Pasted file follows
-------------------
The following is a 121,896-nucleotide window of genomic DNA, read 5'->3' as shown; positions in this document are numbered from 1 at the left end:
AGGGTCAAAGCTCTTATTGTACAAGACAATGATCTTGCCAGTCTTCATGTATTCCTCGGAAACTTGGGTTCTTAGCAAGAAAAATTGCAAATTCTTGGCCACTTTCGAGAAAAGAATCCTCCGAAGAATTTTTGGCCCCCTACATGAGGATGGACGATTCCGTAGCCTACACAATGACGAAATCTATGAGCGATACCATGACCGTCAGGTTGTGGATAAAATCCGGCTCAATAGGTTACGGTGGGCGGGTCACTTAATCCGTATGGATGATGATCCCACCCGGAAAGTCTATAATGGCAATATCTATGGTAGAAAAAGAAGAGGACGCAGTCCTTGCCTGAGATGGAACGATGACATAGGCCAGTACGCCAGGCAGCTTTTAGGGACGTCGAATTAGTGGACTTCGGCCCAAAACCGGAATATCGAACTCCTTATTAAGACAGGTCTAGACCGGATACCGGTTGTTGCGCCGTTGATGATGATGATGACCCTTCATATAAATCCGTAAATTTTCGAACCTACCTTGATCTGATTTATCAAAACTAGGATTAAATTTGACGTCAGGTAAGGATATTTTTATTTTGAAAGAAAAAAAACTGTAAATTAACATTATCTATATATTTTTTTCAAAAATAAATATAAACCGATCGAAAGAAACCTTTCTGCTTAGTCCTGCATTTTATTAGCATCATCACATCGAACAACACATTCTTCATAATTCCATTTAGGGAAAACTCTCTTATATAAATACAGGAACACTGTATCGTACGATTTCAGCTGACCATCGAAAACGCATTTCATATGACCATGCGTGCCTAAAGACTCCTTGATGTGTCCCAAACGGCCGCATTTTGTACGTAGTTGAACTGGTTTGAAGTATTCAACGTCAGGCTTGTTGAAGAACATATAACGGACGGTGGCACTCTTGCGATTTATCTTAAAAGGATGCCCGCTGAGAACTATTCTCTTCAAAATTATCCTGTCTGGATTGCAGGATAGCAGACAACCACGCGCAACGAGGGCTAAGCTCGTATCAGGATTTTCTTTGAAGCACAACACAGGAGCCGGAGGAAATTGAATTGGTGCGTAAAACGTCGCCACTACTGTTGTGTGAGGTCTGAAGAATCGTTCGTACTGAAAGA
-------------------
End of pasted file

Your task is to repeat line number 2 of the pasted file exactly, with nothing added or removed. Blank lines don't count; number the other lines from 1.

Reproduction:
AGGGTCAAAGCTCTTATTGTACAAGACAATGATCTTGCCAGTCTTCATGTATTCCTCGGAAACTTGGGTTCTTAGCAAGAAAAATTGCAAATTCTTGGCCACTTTCGAGAAAAGAATCCTCCGAAGAATTTTTGGCCCCCTACATGAGGATGGACGATTCCGTAGCCTACACAATGACGAAATCTATGAGCGATACCATGACCGTCAGGTTGTGGATAAAATCCGGCTCAATAGGTTACGGTGGGCGGGTCACTTAATCCGTATGGATGATGATCCCACCCGGAAAGTCTATAATGGCAATATCTATGGTAGAAAAAGAAGAGGACGCAGTCCTTGCCTGAGATGGAACGATGACATAGGCCAGTACGCCAGGCAGCTTTTAGGGACGTCGAATTAGTGGACTTCGGCCCAAAACCGGAATATCGAACTCCTTATTAAGACAGGTCTAGACCGGATACCGGTTGTTGCGCCGTTGATGATGATGATGACCCTTCATATAAATCCGTAAATTTTCGAACCTACCTTGATCTGATTTATCAAAACTAGGATTAAATTTGACGTCAGGTAAGGATATTTTTATTTTGAAAGAAAAAAAACTGTAAATTAACATTATCTATATATTTTTTTCAAAAATAAATATAAACCGATCGAAAGAAACCTTTCTGCTTAGTCCTGCATTTTATTAGCATCATCACATCGAACAACACATTCTTCATAATTCCATTTAGGGAAAACTCTCTTATATAAATACAGGAACACTGTATCGTACGATTTCAGCTGACCATCGAAAACGCATTTCATATGACCATGCGTGCCTAAAGACTCCTTGATGTGTCCCAAACGGCCGCATTTTGTACGTAGTTGAACTGGTTTGAAGTATTCAACGTCAGGCTTGTTGAAGAACATATAACGGACGGTGGCACTCTTGCGATTTATCTTAAAAGGATGCCCGCTGAGAACTATTCTCTTCAAAATTATCCTGTCTGGATTGCAGGATAGCAGACAACCACGCGCAACGAGGGCTAAGCTCGTATCAGGATTTTCTTTGAAGCACAACACAGGAGCCGGAGGAAATTGAATTGGTGCGTAAAACGTCGCCACTACTGTTGTGTGAGGTCTGAAGAATCGTTCGTACTGAAAGA